Reason and Rhetoric in Edwards v. Vannoy
36 Pages Posted: 15 Jun 2021 Last revised: 29 Apr 2022
Date Written: June 11, 2021
Judicial reasoning and rhetoric should be mutually reinforcing, but they often end up at odds. Edwards v. Vannoy offers an unusually rich opportunity to explore this tension. First, the watershed exception, though declared “moribund,” may actually have survived. Second, Justice Gorsuch’s ostensibly strict judgment-based approach arguably called for providing relief in Edwards. Third, majority coalitions have a counterintuitive incentive to overrule relatively insignificant precedents as often as possible. Fourth, Edwards featured charges of personal inconsistency that both reflect and facilitate the erosion of conventional legal argument. Finally, the legal system may benefit from the superficial and even fallacious reasoning often present in judicial decisions, including excellent ones. Other topics include Edwards’s use of remedial equilibration, its procedural irregularities, and its defensible if unfamiliar approach to stare decisis.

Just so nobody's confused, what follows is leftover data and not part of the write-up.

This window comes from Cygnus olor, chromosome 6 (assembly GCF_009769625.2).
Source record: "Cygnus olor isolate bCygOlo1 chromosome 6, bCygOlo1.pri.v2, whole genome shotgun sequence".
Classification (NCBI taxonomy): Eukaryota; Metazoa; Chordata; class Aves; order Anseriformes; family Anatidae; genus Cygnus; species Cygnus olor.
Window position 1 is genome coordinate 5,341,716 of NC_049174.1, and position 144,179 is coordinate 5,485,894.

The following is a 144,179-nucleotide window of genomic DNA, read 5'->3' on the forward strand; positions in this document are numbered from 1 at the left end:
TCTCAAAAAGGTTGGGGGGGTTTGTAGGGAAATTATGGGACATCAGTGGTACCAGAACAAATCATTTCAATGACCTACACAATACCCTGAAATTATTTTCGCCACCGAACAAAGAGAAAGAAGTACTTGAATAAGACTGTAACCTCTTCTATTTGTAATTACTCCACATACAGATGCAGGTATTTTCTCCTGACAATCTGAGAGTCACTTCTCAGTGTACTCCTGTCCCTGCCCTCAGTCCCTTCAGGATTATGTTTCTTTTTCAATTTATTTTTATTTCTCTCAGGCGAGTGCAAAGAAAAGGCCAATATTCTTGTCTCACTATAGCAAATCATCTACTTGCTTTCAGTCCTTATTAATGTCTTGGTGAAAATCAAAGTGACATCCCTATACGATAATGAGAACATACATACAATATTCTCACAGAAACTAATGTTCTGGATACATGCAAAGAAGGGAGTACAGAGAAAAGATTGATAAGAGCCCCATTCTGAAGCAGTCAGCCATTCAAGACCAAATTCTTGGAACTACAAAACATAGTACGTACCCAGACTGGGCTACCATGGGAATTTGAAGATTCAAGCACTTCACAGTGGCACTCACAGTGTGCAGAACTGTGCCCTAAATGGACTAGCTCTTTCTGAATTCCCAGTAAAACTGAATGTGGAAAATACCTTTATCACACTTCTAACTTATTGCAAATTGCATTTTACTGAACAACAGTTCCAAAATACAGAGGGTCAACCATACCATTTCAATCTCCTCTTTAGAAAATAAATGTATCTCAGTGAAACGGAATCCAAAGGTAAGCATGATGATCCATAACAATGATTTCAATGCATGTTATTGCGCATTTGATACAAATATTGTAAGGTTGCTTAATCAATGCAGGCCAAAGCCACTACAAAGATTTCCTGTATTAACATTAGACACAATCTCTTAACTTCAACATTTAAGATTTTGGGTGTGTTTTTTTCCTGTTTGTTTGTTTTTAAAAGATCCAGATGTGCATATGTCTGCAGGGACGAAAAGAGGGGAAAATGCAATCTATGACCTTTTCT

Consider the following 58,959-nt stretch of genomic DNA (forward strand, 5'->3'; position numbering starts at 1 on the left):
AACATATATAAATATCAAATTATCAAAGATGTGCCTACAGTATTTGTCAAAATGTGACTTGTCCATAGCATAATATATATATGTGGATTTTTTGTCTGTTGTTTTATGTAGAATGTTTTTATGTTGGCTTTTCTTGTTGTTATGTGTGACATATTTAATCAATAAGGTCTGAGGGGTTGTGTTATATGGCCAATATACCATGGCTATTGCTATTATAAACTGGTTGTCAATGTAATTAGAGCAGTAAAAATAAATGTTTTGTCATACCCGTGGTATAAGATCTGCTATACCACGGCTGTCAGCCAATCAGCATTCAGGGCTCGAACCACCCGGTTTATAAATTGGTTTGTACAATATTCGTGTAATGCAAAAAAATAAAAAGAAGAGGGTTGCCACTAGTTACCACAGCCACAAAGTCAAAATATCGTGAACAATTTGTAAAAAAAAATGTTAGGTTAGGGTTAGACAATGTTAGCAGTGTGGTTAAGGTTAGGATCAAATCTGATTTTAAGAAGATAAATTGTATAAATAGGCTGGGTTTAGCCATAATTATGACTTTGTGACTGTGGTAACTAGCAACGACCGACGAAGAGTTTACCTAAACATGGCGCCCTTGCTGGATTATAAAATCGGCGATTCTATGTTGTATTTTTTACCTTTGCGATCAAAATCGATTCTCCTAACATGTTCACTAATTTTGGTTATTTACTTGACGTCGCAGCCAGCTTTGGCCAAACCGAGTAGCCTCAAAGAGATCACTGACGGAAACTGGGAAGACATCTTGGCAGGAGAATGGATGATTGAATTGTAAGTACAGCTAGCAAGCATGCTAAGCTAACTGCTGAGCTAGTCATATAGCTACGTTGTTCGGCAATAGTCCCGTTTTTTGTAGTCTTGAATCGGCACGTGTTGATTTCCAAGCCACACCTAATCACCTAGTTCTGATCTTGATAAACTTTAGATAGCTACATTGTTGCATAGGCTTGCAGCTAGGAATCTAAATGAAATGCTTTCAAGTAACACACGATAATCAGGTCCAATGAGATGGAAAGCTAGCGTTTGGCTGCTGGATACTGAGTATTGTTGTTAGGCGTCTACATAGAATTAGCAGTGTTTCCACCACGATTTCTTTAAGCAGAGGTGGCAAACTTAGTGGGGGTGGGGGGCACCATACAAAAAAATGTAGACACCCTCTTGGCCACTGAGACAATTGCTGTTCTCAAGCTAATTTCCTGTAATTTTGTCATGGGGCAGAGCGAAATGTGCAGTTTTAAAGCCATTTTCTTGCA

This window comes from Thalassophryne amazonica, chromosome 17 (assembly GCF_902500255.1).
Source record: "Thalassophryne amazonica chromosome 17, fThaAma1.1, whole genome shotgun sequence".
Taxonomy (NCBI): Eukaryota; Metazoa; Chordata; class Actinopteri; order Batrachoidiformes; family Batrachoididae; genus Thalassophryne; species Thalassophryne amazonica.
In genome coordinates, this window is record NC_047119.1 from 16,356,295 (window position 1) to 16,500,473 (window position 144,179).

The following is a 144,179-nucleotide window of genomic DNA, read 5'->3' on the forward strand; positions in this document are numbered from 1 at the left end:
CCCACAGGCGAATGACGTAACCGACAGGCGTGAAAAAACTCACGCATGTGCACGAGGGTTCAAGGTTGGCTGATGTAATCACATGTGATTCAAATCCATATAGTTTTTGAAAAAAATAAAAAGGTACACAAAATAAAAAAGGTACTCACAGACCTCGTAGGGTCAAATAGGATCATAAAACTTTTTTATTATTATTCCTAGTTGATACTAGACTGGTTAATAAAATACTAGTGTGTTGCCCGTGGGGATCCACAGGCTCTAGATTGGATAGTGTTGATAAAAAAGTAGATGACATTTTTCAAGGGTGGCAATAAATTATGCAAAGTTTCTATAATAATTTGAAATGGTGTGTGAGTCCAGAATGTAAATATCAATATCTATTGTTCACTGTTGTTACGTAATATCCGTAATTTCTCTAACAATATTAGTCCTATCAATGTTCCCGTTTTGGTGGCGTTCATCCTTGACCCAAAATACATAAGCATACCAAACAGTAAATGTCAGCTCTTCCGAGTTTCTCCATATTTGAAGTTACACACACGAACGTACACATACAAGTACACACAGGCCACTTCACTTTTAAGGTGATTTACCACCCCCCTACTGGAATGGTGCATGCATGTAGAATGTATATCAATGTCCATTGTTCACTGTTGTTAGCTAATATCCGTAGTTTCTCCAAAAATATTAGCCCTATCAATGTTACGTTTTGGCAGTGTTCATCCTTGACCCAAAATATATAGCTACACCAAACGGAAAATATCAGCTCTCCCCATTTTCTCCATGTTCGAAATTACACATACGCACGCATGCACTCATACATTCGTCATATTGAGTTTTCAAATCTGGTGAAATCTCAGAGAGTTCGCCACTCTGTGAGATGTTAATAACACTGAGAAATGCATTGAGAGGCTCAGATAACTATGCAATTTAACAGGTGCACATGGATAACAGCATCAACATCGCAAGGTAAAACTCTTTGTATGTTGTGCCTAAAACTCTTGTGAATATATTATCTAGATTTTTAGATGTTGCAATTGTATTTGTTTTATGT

Keywords: Precedent, Habeas corpus, rhetoric, Teague, stare decisis
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